The theme of voting rights is timely with our nation preparing to commemorate our 50th anniversaries of two landmark pieces of legislation: the Civil Rights Act of 1964 and the Voting Rights Act of 1965. At the heart of both of these statutes is a guiding principle: that equality of opportunity to participate in the nation’s civic and economic life is a fundamental right of all Americans. While there is still much work to do, these laws have been crucial in the progress toward this goal.
Securing every American’s right to vote is a simple part of this struggle. As President Lyndon B. Johnson said in 1965: “In our system, the first right and most vital of all rights is the right to vote. . . .It is from the exercise of this right that the guarantee of all our other rights flows. Unless the right to vote be secure and undenied, all other rights are insecure and subject to denial for all our citizens.”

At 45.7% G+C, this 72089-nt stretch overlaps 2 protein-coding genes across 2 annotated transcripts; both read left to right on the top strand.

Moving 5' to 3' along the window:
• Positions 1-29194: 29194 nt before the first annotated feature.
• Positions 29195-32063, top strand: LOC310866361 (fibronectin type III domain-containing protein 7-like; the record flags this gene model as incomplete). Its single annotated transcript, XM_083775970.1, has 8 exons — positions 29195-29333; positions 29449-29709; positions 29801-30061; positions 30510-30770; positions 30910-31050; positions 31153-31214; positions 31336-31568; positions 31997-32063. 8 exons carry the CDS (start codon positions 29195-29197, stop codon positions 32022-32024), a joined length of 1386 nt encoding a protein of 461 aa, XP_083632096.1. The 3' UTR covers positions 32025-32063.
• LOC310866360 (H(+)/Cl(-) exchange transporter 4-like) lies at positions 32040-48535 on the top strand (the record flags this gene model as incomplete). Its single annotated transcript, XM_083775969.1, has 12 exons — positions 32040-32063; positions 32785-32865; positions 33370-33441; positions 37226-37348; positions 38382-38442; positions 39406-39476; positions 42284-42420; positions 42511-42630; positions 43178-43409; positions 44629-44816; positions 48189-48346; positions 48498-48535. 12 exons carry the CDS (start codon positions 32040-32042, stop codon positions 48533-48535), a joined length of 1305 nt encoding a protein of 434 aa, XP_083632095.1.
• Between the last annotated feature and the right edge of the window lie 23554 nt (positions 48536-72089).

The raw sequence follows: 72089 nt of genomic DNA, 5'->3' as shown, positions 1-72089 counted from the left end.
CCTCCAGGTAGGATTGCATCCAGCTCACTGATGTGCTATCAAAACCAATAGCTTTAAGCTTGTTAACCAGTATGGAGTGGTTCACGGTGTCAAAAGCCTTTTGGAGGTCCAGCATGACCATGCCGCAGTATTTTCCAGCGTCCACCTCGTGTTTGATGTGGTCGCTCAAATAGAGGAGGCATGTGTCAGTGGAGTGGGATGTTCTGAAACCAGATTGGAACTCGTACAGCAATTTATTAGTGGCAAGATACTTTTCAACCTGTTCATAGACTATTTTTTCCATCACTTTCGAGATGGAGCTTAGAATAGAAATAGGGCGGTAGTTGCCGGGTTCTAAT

Nationally, the right to vote is often far from secure. A recent report by the bipartisan Presidential Commission on Election Administration noted that voters frequently stand in long lines caused by broken voting machines, confusing ballots, and untrained or undertrained poll workers. This is not acceptable in a modern democracy. Fortunately, in our Western Kentucky counties, local officials take the right to vote seriously and try to minimize any difficulties for citizens in voting.
Participating in the political process is both our right and our duty as citizens. This Law Day, let’s reflect upon what each of us can do to protect and promote the voting rights for ourselves and for our fellow Americans. It is only by ensuring that everyone has an equal opportunity to vote that we can be sure in the words of Abraham Lincoln, “that government of the people, by the people, for the people, shall not perish from the earth.”
In addition, please be sure and exercise your right to vote this year so that your voice will be heard.
Thank you for the opportunity of continuing to serve as your elected Circuit Judge.